5. #15
    captaineight's Avatar
    captaineight is offline Senior Member
    Join Date
    Apr 2011
    Location
    NSW, Australia
    Posts
    371
    This bit from wikipedia under "Paleolithic Diet" gives a somewhat opposing view (opposing the consensus of the "primal diet" advocates):

    Plant to animal ratio

    The specific plant to animal food ratio in the Paleolithic diet is also a matter of some dispute. The mean diet among modern hunter-gatherer societies is estimated to consist of 64-68% of animal calories and 32-36% of plant calories,[65][86] with animal calories further divided between fished and hunted animals in varying proportions (most typically, with hunted animal food comprising 26-35% of the overall diet). As part of the so-called Man the Hunter paradigm, this ratio was used as the basis of the earliest forms of the Paleolithic diet by Voegtlin, Eaton and others. To this day, many advocates of the Paleolithic diet consider high percentage of animal flesh to be one of the key features of the diet.

    However, great disparities do exist, even between different modern hunter-gatherer societies. The animal-derived calorie percentage ranges from 25% in the Gwi people of southern Africa, to 99% in Alaskan Nunamiut.[87] The animal-derived percentage value is skewed upwards by polar hunter-gatherer societies, who have no choice but to eat animal food because of the inaccessibility of plant foods. Since those environments were only populated relatively recently (for example, paleo-Indian ancestors of Nunamiut are thought to have arrived to Alaska no earlier than 30,000 years ago), such diets represent recent adaptations rather than conditions that shaped human evolution during much of the Paleolithic. More generally, hunting and fishing tend to provide a higher percentage of energy in forager societies living at higher latitudes. Excluding cold-climate and equestrian foragers results in a diet structure of 52% plant calories, 26% hunting calories, and 22% fishing calories.[86] Furthermore, those numbers may still not be representative of a typical Stone Age diet, since fishing did not become common in many parts of the world until the Upper Paleolithic period 35-40 thousand years ago,[88] and early humans' hunting abilities were relatively limited[dubious – discuss], compared to modern hunter-gatherers, as well (the oldest incontrovertible evidence for the existence of bows only dates to about 8000 BCE,[89] and nets and traps were invented 22,000 to 29,000 years ago.)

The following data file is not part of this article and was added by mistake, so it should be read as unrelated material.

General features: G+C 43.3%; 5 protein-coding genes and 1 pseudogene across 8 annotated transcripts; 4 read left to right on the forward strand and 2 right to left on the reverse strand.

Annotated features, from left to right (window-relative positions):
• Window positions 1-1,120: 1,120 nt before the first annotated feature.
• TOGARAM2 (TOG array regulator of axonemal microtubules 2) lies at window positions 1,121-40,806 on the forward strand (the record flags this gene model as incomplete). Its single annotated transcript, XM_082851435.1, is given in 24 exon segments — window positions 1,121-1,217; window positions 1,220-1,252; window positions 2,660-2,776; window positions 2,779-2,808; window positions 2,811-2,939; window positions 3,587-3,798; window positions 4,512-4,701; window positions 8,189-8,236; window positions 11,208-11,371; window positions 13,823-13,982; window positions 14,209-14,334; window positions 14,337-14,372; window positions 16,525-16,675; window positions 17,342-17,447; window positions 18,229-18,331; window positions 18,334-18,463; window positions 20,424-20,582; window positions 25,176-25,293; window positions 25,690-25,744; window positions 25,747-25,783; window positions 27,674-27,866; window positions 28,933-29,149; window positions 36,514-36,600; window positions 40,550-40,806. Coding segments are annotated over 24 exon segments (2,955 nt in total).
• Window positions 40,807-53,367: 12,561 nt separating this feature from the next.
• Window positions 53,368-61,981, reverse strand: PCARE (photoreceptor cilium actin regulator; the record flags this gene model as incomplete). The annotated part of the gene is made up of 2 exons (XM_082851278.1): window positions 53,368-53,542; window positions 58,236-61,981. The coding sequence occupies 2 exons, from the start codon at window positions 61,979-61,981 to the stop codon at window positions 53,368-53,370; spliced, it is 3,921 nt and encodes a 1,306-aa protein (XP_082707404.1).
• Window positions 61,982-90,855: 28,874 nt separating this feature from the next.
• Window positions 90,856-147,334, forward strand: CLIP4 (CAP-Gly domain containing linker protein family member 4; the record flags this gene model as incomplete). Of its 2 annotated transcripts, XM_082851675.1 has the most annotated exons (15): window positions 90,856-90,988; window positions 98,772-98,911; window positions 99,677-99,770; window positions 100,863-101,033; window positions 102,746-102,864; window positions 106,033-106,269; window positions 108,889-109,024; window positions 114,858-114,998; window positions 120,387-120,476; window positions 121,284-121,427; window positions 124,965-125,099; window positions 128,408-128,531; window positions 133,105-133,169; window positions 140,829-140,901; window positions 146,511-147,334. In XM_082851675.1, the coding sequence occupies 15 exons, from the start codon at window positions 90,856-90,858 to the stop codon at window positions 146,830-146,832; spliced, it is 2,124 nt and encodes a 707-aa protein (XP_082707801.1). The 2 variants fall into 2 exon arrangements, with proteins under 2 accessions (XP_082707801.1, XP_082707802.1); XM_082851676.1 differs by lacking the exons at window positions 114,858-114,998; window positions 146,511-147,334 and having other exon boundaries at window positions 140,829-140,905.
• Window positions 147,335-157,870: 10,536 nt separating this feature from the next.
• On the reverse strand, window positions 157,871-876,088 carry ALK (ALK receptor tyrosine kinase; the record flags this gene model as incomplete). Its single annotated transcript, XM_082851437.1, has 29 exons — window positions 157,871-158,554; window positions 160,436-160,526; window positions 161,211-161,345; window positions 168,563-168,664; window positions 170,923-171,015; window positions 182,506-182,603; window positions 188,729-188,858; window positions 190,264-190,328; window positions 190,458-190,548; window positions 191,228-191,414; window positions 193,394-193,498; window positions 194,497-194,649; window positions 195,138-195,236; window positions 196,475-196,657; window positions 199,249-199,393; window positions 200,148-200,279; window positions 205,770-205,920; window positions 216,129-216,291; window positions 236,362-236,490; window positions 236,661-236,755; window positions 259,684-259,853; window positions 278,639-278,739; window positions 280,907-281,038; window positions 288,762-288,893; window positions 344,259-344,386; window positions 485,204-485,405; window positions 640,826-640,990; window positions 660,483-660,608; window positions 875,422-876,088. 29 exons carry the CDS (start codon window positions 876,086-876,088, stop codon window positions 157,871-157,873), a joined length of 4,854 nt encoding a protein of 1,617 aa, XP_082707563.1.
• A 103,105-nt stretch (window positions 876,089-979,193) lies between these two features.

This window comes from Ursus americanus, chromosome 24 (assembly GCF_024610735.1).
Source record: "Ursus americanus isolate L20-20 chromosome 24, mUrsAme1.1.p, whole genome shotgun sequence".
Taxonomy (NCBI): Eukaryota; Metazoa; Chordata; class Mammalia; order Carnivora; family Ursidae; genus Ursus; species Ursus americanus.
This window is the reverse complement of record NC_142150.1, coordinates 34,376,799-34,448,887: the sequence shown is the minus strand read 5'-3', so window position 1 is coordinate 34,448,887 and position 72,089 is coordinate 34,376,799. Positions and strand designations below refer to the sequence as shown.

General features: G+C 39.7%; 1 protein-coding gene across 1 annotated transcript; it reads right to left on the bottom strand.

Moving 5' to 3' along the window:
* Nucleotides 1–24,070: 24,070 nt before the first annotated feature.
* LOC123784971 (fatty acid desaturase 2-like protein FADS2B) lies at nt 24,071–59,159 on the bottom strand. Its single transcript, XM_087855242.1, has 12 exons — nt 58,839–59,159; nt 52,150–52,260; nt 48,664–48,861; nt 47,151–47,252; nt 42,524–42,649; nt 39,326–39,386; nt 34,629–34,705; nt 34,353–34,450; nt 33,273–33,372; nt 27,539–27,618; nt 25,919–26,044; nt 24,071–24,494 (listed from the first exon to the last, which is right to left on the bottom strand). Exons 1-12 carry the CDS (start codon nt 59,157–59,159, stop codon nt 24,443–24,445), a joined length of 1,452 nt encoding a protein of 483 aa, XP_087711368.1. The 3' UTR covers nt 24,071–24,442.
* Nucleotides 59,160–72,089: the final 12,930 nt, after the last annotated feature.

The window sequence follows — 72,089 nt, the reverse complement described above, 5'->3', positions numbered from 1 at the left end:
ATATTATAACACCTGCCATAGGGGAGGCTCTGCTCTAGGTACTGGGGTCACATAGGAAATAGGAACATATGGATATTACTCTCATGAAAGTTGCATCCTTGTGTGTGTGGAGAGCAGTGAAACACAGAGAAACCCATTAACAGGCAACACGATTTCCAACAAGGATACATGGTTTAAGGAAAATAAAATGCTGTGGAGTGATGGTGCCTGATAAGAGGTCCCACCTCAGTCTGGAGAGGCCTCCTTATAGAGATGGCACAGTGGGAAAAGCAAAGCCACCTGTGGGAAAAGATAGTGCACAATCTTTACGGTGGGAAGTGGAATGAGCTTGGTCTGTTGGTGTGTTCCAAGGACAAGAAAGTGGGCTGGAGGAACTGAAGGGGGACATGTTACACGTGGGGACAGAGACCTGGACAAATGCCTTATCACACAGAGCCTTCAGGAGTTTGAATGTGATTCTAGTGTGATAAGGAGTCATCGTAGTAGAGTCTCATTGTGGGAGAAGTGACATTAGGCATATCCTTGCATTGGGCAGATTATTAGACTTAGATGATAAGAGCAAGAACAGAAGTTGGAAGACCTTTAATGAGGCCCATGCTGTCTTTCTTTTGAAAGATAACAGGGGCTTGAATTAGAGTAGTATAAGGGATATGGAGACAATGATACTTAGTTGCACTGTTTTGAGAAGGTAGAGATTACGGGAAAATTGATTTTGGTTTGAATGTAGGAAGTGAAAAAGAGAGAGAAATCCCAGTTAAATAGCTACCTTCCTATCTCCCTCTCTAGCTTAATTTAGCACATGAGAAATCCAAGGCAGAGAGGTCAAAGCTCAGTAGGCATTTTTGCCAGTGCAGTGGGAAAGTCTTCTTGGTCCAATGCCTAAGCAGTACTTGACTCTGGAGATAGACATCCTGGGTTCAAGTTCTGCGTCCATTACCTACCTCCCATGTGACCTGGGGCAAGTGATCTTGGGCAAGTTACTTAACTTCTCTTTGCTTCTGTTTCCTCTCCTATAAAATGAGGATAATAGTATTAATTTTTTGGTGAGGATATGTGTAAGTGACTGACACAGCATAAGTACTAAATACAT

An extreme version of this line of thought posits that, up until the Upper Paleolithic, humans were frugivores (fruit eaters), who supplemented their meals with carrion, eggs, and small prey such as baby birds and mussels, and, only on rare occasions, managed to kill and consume big game such as antelopes.[90] In his book The Third Chimpanzee, Jared Diamond describes how he was invited on a hunt by a tribe in New Guinea who had retained Stone Age technology and habits of thought in the 20th century. The day's total bag was two baby birds ("weighing about one-third of an ounce each"), a few frogs, and a lot of mushrooms. Although the men of the tribe frequently boasted of the large animals they had killed, when pressed for details, they admitted that large animals were killed only a few times in a hunter's career. Unlike the Stone Age humans, these people did have bows and arrows, and their stone tools were far more advanced than the stone tools found on prehistoric sites, so Professor Diamond thinks it unlikely that prehistoric hunters could have enjoyed a much higher success rate than present day hunter-gatherer tribes.[91][92]
    This view is supported by the studies of higher apes, particularly chimpanzees. Chimpanzees are closest to humans genetically, sharing more than 98% of their DNA code with humans, and their digestive tract is functionally very similar to that of humans. Chimpanzees are primarily frugivores, but they are sometimes described as opportunistic carnivores, which means that they could and would consume and digest animal flesh, given the opportunity. However, their actual diet in the wild is about 95% plant-based, with the remaining 5% filled with insects, eggs, and baby animals.[93] Some comparative studies of human and higher primate digestive tracts do suggest that humans have evolved to obtain greater amounts of calories from animal foods, allowing them to shrink the size of the gastrointestinal tract, relative to body mass, and to increase the brain mass instead.[83][94] Nevertheless, modern humans' digestive organs and mechanisms, such as dentition, stomach pH, and gut size, remain much closer to chimpanzees than to obligate carnivores or true omnivores such as bears and raccoons.[90][95]